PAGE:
vertical merger

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Vertical merger

When one firm acquires another firm that is in the same industry but at another stage in the production cycle. For example, the firm being acquired serves as a supplier to the firm doing the acquiring.

Vertical Merger

A merger between two companies in the same industry but at different stages of the production cycle. A vertical merger can reduce the costs of the two companies by eliminating redundant processes. It also reduces reliance of one company on another. For example, an upstream oil company can merge with a downstream oil company to streamline operations.

vertical merger

A merger between two firms involved in the same business but on different levels. As an example, an automobile company may purchase a tire manufacturer or a glass company. The merger permits the firm to gain more control of another level of the manufacturing or selling process within that single industry. Compare horizontal merger.

vertical merger

A merger between companies that supply different goods or services but in a common industry.

References in periodicals archive ?
Two Barclays analysts, Kannan Venkateshwar and Amir Rozwadowski, called the government's threat to block the deal "unprecedented" and said they were "perplexed" given the Justice Department's long-standing leniency toward vertical mergers.
courts--possibly under the influence of leading economists who believed that vertical integration reduces competition by foreclosing competitors (100)--were even more hostile to vertical mergers and acquisitions than their predecessors had been, (3) in the 1970s, the Supreme Court justified its condemnation of a vertical merger in the last such case it has heard (101) with an argument that is a "cousin" of the foreclosure argument--viz.
Spiller (1985) suggests that "site specific assets can increase the viability of a vertical merger .
Lubatkin (1983) suggests that vertical mergers will most likely benefit from the schedule economies where two levels of production at two stages of a value chain are merged.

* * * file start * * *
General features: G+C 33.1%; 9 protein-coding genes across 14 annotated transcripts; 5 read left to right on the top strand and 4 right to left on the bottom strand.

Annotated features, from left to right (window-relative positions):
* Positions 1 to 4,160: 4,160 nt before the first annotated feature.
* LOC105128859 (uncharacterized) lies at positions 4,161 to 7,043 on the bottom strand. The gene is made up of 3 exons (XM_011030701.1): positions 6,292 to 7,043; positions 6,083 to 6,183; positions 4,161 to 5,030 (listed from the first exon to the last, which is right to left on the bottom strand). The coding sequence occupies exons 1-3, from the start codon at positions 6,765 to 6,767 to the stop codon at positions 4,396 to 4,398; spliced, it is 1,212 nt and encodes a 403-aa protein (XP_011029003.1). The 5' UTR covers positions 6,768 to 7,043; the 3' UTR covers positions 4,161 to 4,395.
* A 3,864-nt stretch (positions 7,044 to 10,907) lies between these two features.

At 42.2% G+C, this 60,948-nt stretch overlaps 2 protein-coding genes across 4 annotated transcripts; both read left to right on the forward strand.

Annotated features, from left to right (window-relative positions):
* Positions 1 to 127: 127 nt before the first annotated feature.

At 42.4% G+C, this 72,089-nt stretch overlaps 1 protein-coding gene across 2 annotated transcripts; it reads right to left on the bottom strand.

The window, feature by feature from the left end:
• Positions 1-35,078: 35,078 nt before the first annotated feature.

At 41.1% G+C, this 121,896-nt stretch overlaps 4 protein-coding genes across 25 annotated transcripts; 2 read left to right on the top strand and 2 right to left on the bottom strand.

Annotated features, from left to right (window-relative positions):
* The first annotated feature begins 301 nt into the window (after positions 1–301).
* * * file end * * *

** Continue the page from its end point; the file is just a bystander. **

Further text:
In this case, it can be shown that a vertical merger does not change the seller's production capacity report, but it does cause the merged firm to overstate its consumption capacity.
Jonathan Baker, Comcast-NBCU: The FCC Provides a Roadmap for Vertical Merger Analysis, 25 Antitrust 36, 38 (2011).
These guidelines in particular outline the circumstances under which a vertical merger could be likely to result in competing companies being denied access to an important supplier or facing increased prices for their inputs and "thus ultimately lead to higher prices for consumers".
In the market approach, vertical mergers are viewed as an instrument to harm competition by denying competitors the access to either a supplier or a buyer of input (foreclosure).
Although firms have a variety of motives for vertical merger and other vertical restrictions, a traditional issue, which permeates much of the literature on vertical integration, is how the existence of horizontal market power in one or more vertically-related industries creates motives for them to vertically integrate [13, 187-89].
4880 with an increase of one standard deviation in horizontal and vertical merger activity, respectively.
A necessary but not sufficient condition for anticompetitive foreclosure is that the vertical merger cause the unintegrated rivals to be less profitable.
amp; Pol'y, 1455 (2008), who concluded that "[A] key consideration in determining optimal vertical merger policy is the economic presumption, on both theoretical and economic grounds, that vertical mergers are likely efficiency enhancing and beneficial for consumers.